In 1845 Europeans were still looking for ways around that pesky continent known as North America. Looking for The North West Passage, Sir John Franklin lead a crew of 128 men off through the Arctic. The first bodies were found in 1854. Over the next century and a half, other relics from the expedition were found, but the final indication of what happened to the crew wasn't discovered until the 1980s, when actual preserved bodies were found frozen in the ice. The largest intact find was a group of bodies beside a sled loaded with curtain rods, button polish, handkerchiefs, and a writing desk.
The most widely-held theory is that the lead that had been used to solder the cans of food on the expedition leached lead into the food supply. Lead poisoning causes hallucinations. That might explain the miscellany on the sled. Another theory holds that the distilled water supply they used had been contaminated by some hallucinogen. Either way, the men were not in their right mind when they loaded up a sled with button polish, and so they were seeing something. The intersection of madness, a harsh environment, and the fact that most of the wreckage and crew were never recovered could be turned into a humdinger of a fantasy novel. What if, in their delirium, they were seeing things that other people couldn't? What if they saw things that were manifestations of their personal truth, or their secret religious convictions? There are a dozen ways this novel could go.
2. Theodosia Burr Alston
Here's a great American mystery in which pirates and curses intersect, but not quite in the traditional way. Pirates may have kidnapped Theodosia, but she was the one to bring the curse. She was the daughter of Aaron Burr, the man who shot Alexander Hamilton in a duel. While being the Vice President. Dueling, by the way, was a crime in New York, the state both Hamilton and Burr were in at the time. Burr was charged, but fled the state, and eventually returned to Washington DC to finish his term as VP. Now that's the stuff that riles up a ghost. Theodosia was the apple of her father's eye, and by all accounts something of an intellectual prodigy, learning many languages by age twelve. She was married to James Alston, but still very much acted as her father's agent and in his interests.
In 1812 she boarded The Patriot, a steamer going from South Carolina to New York. The boat, and everyone on it, disappeared. The curse angle is set out quite clearly. The pirate angle? Well, the theory was that Theodosia became the mistress of a pirate captain (you know the loose morals of those intellectual prodigies), whose ship also disappeared into the blue. That's how amazing this story is. It has a person on a ship that disappears going on to board another ship . . . that also disappears. Actually, forget pirates and curses. This is some Inception-grade stuff.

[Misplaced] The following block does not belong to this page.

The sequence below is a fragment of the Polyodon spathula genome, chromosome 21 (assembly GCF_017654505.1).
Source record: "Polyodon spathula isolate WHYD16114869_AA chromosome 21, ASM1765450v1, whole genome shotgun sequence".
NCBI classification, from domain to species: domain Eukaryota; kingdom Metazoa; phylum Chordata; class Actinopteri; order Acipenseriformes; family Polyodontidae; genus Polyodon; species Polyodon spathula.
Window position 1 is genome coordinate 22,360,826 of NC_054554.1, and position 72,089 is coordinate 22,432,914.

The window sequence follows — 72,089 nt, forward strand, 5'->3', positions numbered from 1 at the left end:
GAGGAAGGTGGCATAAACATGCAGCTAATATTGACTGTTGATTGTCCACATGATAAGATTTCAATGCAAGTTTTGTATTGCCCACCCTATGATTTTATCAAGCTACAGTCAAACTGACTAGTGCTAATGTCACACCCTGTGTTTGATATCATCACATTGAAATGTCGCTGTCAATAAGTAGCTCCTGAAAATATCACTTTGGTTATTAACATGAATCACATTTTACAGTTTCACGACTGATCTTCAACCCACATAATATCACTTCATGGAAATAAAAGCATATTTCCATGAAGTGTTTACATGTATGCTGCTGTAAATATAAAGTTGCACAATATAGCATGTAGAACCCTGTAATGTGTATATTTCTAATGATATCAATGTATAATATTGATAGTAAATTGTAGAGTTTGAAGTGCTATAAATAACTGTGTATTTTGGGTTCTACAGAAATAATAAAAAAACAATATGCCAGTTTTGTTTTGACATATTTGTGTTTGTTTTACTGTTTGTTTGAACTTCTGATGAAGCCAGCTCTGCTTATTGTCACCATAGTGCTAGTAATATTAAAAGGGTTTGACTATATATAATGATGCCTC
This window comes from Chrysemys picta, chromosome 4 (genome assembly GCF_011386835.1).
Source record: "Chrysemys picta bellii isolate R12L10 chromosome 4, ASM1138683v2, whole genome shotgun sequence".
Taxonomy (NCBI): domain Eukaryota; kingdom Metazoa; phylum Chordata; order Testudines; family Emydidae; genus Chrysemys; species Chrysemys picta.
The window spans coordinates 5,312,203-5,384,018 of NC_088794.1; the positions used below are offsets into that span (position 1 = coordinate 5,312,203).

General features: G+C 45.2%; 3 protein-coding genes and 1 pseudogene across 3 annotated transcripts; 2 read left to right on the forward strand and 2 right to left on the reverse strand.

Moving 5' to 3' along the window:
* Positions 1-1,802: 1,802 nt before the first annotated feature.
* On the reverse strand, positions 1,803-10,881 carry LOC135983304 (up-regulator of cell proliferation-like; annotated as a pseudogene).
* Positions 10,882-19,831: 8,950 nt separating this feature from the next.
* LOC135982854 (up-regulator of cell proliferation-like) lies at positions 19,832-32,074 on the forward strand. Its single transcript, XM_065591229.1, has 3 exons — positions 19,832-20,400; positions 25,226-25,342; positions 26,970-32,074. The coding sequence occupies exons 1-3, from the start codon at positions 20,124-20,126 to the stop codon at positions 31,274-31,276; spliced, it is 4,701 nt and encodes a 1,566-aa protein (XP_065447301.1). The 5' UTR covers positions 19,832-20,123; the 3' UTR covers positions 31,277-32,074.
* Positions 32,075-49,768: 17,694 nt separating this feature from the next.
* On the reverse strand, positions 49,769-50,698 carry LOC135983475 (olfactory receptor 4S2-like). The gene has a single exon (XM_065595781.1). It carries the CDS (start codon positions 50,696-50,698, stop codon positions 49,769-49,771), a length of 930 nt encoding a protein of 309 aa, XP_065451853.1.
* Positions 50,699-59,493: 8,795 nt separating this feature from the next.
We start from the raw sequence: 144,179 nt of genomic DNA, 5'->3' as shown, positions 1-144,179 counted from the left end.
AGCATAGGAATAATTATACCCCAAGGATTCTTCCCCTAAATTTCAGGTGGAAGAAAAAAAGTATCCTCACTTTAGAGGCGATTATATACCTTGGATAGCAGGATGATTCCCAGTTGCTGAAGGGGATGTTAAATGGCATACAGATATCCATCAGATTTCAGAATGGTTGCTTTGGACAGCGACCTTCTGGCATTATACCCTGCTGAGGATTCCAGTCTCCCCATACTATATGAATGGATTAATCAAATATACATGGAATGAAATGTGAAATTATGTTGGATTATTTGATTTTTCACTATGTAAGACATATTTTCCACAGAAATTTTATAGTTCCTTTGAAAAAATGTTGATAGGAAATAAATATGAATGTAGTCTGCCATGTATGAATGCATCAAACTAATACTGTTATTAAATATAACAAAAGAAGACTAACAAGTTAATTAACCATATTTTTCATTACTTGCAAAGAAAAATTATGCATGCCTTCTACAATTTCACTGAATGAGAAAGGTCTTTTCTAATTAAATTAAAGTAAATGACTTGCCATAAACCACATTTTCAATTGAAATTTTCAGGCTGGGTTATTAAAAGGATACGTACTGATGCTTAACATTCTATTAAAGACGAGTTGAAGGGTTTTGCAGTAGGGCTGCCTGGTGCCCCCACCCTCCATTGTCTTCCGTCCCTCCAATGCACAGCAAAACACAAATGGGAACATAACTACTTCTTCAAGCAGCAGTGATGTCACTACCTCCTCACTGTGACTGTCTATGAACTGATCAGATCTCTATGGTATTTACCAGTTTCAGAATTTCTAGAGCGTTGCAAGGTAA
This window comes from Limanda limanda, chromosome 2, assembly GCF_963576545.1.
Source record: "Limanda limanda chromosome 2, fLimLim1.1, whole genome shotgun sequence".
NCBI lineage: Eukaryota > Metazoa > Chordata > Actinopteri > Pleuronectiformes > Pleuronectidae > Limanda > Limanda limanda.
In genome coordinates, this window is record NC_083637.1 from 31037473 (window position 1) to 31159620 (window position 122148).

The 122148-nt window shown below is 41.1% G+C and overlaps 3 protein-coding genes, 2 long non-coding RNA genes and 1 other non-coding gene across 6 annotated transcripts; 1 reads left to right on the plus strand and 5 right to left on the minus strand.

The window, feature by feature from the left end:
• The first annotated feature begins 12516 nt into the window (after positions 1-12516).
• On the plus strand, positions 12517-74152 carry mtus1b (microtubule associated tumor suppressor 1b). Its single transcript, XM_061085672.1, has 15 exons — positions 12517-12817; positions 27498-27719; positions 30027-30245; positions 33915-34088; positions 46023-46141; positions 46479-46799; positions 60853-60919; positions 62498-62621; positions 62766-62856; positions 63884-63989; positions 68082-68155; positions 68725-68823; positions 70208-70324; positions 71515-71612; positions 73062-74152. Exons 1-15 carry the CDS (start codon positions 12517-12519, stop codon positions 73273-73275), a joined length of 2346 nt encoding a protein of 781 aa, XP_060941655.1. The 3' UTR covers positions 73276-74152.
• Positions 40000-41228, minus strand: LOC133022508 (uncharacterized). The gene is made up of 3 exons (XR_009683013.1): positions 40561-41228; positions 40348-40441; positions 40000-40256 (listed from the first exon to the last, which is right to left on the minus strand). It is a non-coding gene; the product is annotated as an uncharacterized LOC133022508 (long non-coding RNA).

1. Percy Fawcett
In 1925, Colonel Percy Fawcett, who had explored extensively in South America, went off into the Brazilian jungle to find The Lost City of Z. He didn't know exactly where it was, but he was sure, after studying old records and listening to legends, that it was in there somewhere. He was so sure that he took his son, Jack, along to help look for it. At the last outpost that maintained contact with the western world, he wrote a letter to his wife telling her they were moving into new territory. They didn't come back.
Over the ensuing decades, people have searched for the lost city, for Fawcett, and for both. Some claimed to have found them. There have been sightings of Fawcett, and some of his possessions were recovered from several different local tribes, which fueled rumors that he had been killed by them or had gotten amnesia and joined them. In 1996 an expedition went out to find Fawcett's remains, only to encounter a group of locals who weren't interested in people exploring near them. The expedition was held for weeks until they were let go, minus tens of thousands of dollars worth of equipment. One archaeologist, Michael Heckenberger, claimed to have found the remains of the city. Three other scientists, using Google Earth, claimed that they found the city somewhere else. A reporter, David Grann, travelled into Brazil and found a person who claimed to be the last person to see Fawcett. The person told him a simple tale about Fawcett: He went over the hill and never came back. Can you think of a better first line for a novel?
Oates Image: National Library of New Zealand
Amundsen Image: NOAA
Miller Image: Sweetlyrics.com
Burr-Alston Image: Yale Library
Fawcett Image: Wiki Commons